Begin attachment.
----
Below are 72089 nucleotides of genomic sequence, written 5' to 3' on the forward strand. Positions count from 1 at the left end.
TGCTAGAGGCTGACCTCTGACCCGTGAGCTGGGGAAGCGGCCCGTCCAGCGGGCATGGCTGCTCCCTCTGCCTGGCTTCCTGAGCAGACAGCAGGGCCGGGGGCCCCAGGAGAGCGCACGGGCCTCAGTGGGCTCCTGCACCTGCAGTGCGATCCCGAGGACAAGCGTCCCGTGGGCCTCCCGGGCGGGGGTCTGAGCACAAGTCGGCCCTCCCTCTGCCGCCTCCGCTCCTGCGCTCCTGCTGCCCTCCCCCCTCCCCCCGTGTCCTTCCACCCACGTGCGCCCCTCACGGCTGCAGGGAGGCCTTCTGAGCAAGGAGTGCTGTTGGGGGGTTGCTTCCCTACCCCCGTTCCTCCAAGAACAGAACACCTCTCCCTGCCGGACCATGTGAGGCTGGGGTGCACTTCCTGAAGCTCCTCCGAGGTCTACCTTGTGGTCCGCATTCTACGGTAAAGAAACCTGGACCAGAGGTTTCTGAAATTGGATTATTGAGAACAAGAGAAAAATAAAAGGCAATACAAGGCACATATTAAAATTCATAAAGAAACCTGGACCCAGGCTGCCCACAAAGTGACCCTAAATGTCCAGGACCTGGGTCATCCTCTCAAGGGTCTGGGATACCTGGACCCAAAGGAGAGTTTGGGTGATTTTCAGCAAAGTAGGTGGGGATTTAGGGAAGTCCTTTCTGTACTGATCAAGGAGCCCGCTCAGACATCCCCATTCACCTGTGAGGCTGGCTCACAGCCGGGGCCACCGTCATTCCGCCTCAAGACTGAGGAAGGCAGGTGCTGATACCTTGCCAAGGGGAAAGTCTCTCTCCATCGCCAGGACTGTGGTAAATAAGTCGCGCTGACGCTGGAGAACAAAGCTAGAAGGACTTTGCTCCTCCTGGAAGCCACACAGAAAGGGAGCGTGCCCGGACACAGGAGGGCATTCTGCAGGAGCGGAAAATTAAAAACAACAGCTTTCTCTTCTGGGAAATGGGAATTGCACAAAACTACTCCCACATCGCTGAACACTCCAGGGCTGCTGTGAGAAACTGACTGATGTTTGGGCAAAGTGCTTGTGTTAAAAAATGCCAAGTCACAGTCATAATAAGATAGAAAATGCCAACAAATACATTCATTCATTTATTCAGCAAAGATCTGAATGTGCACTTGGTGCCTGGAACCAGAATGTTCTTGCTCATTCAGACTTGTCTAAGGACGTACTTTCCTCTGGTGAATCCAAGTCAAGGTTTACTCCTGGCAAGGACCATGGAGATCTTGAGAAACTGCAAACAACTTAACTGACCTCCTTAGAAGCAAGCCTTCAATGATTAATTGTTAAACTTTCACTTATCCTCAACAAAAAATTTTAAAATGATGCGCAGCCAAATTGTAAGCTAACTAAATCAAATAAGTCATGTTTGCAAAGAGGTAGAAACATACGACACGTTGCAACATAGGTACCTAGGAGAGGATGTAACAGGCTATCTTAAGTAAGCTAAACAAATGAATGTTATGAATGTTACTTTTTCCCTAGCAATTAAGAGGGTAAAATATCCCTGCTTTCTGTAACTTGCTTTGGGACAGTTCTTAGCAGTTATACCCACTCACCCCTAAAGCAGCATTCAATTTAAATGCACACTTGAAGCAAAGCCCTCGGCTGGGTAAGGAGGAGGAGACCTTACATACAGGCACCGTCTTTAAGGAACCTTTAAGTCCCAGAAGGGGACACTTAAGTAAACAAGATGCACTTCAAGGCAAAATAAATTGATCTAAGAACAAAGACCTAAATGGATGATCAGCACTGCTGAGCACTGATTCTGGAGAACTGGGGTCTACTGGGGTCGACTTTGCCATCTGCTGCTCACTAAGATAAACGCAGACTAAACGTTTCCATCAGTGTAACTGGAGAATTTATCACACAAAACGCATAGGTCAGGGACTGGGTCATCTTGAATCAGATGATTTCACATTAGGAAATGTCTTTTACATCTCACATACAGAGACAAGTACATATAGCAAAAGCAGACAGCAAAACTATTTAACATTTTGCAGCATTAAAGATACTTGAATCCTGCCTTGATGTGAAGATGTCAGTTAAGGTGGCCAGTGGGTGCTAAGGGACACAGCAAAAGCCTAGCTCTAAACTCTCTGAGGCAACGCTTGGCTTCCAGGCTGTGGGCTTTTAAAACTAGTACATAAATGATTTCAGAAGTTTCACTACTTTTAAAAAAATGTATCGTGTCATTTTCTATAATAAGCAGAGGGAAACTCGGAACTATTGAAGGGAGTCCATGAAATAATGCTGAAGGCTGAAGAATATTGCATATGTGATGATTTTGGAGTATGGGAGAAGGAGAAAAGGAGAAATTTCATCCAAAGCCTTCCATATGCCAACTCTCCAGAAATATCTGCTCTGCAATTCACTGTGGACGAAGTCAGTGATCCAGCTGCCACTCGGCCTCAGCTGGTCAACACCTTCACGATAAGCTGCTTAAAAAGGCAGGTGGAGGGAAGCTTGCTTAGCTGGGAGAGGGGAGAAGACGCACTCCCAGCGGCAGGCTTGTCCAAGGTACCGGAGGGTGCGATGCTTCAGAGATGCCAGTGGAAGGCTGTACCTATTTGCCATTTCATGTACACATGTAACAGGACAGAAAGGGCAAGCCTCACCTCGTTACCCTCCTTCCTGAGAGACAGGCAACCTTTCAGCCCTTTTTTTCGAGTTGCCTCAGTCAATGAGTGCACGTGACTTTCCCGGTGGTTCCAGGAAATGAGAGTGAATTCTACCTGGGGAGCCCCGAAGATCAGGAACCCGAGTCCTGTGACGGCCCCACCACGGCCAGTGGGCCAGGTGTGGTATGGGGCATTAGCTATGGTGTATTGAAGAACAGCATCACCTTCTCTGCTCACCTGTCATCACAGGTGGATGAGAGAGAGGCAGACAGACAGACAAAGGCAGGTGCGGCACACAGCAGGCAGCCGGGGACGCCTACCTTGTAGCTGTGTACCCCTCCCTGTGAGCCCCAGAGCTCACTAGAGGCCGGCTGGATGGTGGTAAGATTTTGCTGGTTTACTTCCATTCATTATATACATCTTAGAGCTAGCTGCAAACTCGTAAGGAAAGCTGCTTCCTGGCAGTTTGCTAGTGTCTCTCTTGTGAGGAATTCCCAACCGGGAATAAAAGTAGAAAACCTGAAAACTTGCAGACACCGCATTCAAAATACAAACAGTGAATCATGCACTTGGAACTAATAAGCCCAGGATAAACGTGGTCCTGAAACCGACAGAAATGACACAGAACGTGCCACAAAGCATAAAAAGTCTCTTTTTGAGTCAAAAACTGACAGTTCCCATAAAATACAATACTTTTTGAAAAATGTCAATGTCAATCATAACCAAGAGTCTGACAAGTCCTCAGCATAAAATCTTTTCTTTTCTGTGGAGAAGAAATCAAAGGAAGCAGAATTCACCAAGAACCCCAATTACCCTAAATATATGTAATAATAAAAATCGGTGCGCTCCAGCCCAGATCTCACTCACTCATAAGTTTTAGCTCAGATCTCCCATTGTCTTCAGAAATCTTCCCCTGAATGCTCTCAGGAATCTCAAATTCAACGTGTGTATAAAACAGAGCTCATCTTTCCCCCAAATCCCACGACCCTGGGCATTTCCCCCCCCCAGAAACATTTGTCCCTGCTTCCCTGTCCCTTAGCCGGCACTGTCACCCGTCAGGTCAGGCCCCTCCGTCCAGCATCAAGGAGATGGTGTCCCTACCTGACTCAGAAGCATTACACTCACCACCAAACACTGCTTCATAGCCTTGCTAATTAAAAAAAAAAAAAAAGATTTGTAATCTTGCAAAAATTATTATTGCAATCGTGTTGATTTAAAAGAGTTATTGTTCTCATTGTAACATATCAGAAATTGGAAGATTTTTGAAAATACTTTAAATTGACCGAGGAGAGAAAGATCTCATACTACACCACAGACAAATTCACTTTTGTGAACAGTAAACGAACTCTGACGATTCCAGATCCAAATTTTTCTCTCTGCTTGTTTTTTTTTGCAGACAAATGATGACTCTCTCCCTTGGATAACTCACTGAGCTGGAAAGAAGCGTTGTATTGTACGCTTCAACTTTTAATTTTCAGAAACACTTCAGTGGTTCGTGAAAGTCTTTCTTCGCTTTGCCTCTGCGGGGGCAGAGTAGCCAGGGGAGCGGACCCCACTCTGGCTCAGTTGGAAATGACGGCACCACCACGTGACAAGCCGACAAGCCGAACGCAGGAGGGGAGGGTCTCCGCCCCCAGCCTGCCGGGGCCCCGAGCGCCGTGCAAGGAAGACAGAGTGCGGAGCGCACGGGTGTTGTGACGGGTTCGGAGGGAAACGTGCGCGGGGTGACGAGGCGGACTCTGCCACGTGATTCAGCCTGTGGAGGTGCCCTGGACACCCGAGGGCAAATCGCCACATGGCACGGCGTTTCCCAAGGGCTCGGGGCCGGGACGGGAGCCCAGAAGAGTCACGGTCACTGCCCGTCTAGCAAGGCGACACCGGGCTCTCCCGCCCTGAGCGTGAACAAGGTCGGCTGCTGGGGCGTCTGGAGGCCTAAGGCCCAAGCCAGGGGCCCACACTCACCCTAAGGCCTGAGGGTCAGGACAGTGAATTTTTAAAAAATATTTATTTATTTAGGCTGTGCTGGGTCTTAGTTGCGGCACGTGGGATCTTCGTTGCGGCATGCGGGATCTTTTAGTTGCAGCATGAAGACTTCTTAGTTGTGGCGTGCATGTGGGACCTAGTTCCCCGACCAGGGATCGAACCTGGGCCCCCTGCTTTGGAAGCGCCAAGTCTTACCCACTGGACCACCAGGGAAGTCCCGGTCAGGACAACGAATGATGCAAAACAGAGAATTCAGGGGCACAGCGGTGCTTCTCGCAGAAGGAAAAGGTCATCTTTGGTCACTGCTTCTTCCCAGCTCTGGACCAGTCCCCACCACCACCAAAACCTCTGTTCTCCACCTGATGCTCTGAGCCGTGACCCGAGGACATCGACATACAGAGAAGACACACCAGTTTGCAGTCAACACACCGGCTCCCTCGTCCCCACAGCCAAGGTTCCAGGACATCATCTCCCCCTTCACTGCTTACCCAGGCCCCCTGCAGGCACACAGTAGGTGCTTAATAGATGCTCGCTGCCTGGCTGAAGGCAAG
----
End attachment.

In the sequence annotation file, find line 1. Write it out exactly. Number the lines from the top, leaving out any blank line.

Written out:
Below are 72089 nucleotides of genomic sequence, written 5' to 3' on the forward strand. Positions count from 1 at the left end.